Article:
What will the outgoing secretary be doing afterwards … will there be a lobbying position there … like there has been for so many former pollies?
Thanks a bunch …
Key Points …
- mass immigration has led to overdevelopment, congestion, prohibitive investment in infrastructure due to tunnelling and land buy-backs
- energy policy esp. LNG exports with power prices through the roof; has made our industry uncompetitive
- Australia’s tax system encourages speculation and investment in non-productive housing; with bias for bank lending towards housing over business
- Australia’s economy is ruled by oligopolies and rent-seekers
Outgoing Parko warns on Australia’s productivity crisis
July 25, 2019 | 5 comments
The Department of Prime Minister & Cabinet’s outgoing secretary Martin Parkinson says Australia’s productivity growth has fallen below global standards. He warns that growth in Australia’s living standards will decline over the next decade unless action is taken to boost productivity. Parkinson adds that political instability and policy uncertainty may have contributed to the fall in productivity over the last decade. From The Australian:
“We have fallen behind in global productivity,” Dr Parkinson told The Australian. “For whatever reason, our productivity performance is not keeping up.
“Over the next decade, our living standard growth is going to fall; it has fallen, and will continue to fall partly as a consequence of the inevitable ageing of the population and the fact we are not getting the same boost to participation.
“But it’s also productivity performance”…
“I think (instability) has been quite debilitating for the development of good policy,” he said… “And you just can’t have that sort of instability and think the political class is going to be able to concentrate on the big issues ahead…
“When you get through such long periods of economic growth, communities can lose sight of what is required to generate growth and higher living standards.
Australia’s productivity slump is illustrated below, via the Productivity Commission:
*The reasons behind Australia’s slow productivity growth are obvious.
*First, Australia’s mass immigration model is crush-loading our major cities, stifling productivity through rising congestion costs, as well as encouraging growth in low productivity people-servicing industries and debt creation, rather than higher productivity tradables.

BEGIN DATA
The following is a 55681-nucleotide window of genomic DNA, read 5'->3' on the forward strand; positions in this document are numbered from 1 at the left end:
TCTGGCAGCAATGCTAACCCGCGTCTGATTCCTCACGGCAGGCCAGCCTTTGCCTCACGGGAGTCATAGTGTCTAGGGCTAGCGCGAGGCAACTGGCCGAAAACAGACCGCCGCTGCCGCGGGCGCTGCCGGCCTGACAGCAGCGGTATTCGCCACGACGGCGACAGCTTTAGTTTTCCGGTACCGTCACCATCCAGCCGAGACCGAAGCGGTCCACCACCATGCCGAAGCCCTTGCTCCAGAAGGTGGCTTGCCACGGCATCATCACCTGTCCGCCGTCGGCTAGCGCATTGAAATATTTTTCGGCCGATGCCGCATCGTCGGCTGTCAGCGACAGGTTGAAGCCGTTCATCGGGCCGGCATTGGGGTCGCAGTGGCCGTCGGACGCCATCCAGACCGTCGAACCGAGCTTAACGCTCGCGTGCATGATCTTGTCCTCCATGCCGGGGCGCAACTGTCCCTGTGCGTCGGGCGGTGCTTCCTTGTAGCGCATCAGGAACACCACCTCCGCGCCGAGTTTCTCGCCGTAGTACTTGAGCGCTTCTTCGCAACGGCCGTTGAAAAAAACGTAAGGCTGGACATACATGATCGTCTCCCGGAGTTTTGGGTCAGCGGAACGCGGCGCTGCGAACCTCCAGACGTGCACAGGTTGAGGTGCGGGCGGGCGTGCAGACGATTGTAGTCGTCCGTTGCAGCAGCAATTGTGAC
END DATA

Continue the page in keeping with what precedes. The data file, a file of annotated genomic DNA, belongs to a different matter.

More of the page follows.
*The infrastructure investment required to keep pace with population growth is also much higher cost than in the past, due to diseconomies of scale (e.g. tunnelling and land buy-backs), alongside government corruption in infrastructure selection.
Allowing employers to pluck cheap migrants in lieu of granting wage rises to local workers also discourages companies from innovating and adopting labour saving technologies, while also preventing creative destruction by enabling low productivity companies to remain in business.
*Second, Australia’s ghastly energy policy (especially around LNG exports) has sent Australian power prices through the roof, raising input costs, making Australian industry uncompetitive, and forcing higher productivity firms in tradable industries to close.
*Third, Australia’s tax system encourages speculation and investment into non-productive housing, and has also helped bias bank lending towards housing over businesses.
*Fourth, Australia’s economy is ruled by oligopolies and rent-seekers, whom bend the political decision-making process at their whim.
Indeed, Parko is part of this problem – two days ago he defended Christopher Pyne and Julie Bishop for taking consulting positions just after leaving their ministries.
And on it goes leading to fat cats taking the cream as labour works its arse off for no gains:
Given Parko – as head of the Treasury and PM&C – was partly behind Australia’s low productivity model, voicing his concerns as he heads into retirement is akin to shutting the gate long after the horse has bolted.
Secretary of the Department of Prime Minister and Cabinet Martin Parkinson will leave in August. AAP